The present invention utilizes, as an example, the top two layers of metal of an integrated circuit. Most high performance sub-micron processes utilize 7-8 layers of metal and the top two layers are typically used for power distribution, clock distribution and assembly. As will be explained, the present invention mixes within the top two layers of metal, a grid check line that runs parallel in each layer to the power grid. The grid check lines are configured to be stimulated and sensed by grid check circuits located at various places around the die, preferably shielded by overlaying metal layers. As will also be explained, the grid check circuits are configured to both stimulate the grid check lines as well as sense them. This allows the grid to be verified from multiple locations around the die with an active send/receive capability.
Referring now to
Fault collectors, generally designated as 12, are placed on the device to collect results of tests performed periodically by each respective grid check circuit. As shown in
A conventional power distribution grid, typically in the top two layers of metal, includes a VDD potential reference distributed by VDD conductor lines 14 and a VSS potential reference (usually ground reference) distributed by VSS conductor lines 13. In the exemplary embodiment, VDD conductor lines 14 and VSS conductor lines 13 are oriented orthogonally with respect to each other. In addition, as best shown in
Interleaved between VDD conductor lines 14 are grid check lines SSS 16 and interleaved between VSS conductor lines 13 are grid check lines SDD 15. As best shown in
As shown in
Completing the description of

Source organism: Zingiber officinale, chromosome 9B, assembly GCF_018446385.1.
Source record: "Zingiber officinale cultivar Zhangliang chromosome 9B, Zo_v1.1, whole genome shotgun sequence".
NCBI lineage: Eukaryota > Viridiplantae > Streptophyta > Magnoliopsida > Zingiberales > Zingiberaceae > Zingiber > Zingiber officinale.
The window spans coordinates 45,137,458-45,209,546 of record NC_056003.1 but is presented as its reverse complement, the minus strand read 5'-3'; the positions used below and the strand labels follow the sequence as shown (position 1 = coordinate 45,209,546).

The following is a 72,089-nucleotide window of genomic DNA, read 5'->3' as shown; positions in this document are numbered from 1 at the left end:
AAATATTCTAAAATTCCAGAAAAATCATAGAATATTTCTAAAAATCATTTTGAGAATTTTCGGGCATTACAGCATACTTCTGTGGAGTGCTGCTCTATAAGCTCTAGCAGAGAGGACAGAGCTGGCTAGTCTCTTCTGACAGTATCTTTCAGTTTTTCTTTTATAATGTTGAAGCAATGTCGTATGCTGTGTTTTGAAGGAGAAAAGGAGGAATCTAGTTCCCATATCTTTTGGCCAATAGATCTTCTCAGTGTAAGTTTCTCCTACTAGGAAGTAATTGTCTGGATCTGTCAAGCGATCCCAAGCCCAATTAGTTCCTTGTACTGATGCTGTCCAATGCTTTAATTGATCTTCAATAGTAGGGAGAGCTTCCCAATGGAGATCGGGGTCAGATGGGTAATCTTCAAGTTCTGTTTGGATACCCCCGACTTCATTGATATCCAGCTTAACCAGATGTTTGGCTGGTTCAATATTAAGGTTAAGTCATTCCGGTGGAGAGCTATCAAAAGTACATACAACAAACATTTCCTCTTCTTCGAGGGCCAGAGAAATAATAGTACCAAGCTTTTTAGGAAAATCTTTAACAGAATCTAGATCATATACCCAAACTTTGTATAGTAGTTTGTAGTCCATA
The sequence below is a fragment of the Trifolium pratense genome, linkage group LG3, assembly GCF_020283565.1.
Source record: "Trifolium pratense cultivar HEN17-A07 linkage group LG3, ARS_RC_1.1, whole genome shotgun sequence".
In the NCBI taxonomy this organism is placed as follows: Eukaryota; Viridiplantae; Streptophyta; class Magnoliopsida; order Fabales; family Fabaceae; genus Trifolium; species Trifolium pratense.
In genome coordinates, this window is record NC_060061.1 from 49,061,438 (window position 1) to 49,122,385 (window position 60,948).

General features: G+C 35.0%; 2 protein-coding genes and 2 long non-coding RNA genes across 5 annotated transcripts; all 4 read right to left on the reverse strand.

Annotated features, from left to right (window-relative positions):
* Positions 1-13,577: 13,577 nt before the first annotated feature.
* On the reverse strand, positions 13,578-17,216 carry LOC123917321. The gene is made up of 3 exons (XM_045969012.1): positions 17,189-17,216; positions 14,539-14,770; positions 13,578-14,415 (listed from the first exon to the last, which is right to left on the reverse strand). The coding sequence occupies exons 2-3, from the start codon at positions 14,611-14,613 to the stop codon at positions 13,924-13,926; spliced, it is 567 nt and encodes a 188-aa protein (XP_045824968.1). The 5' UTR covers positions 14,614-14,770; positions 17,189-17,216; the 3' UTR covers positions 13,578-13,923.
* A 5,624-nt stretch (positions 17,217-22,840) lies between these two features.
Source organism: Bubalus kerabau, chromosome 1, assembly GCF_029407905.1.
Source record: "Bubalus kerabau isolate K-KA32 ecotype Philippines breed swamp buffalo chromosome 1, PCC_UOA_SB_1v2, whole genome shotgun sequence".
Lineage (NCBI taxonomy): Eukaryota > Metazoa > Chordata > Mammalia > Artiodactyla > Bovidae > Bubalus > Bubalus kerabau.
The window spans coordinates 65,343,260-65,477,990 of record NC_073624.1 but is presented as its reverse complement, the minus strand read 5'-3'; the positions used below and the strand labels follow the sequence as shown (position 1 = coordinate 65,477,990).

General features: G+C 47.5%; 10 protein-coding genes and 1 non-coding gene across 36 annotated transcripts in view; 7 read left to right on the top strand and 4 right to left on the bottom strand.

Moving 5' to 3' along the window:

As shown in
Referring next to
Also shown in
The grid check circuit 32, which is similar to grid check circuit 30, is shown in
Referring next to
The present invention may include different types of grid check circuits. Exemplary grid check circuits are shown in
Referring first to
Receive inverters 42 a and 42 b are Schmitt triggers for avoiding any possibility of crow-bar current causing a high current condition during the transitions of the SDD and SSS reference voltages. Once stabilized, the input to flip-flop 45, namely NorOut, is controlled by the tampercheck signal, as shown in
The tampercheck signal also enables NAND gate 43. If SDD is a 1-reference and SSS is a O-reference, then NOR gate 44 provides a 1-reference as an output signal, indicating that the SSS and SDD reference signals are in their correct states. The timing is shown in
The checkclock signal is used to latch the value of NorOut, inputted into the D-terminal of D-flip-flop (DFF) 45. The output of the DFF, namely the gridok signal, is sent to the fault collectors (
Completing the description of the operation of grid check circuit 40, the shaded portions of
Accordingly, the architecture of the grid check lines SDD and SSS running throughout the surface of the chip (or circuit board) and interleaved with conductor lines VSS and VDD, respectively, allows the integrity of the grid (or mesh) to be actively checked under circuit control by the present invention. If the device (10, for example) is powered-down and ion-milled, the likelihood of cutting or shorting one of the grid check lines is fairly high. In addition, the ability of independently activating the sensegrid control signals allows checks (or verifications) to be executed across the chip/die with one test circuit (for example, state machine 35 of
An added benefit of assigning the correct polarities to the SSS and SDD reference potentials is that during any ion-milling operation and metal deposition operation, sputtering across the surface and ion-milling is not specific. Consequently, the likelihood is high that during the metal deposition operation, a voltage short may be created between either the SSS or SDD lines and the corresponding adjacent power supply lines VDD or VSS. By correctly choosing the SSS and SDD reference potentials, the present invention is effective in detecting a voltage short to an adjacent power supply line.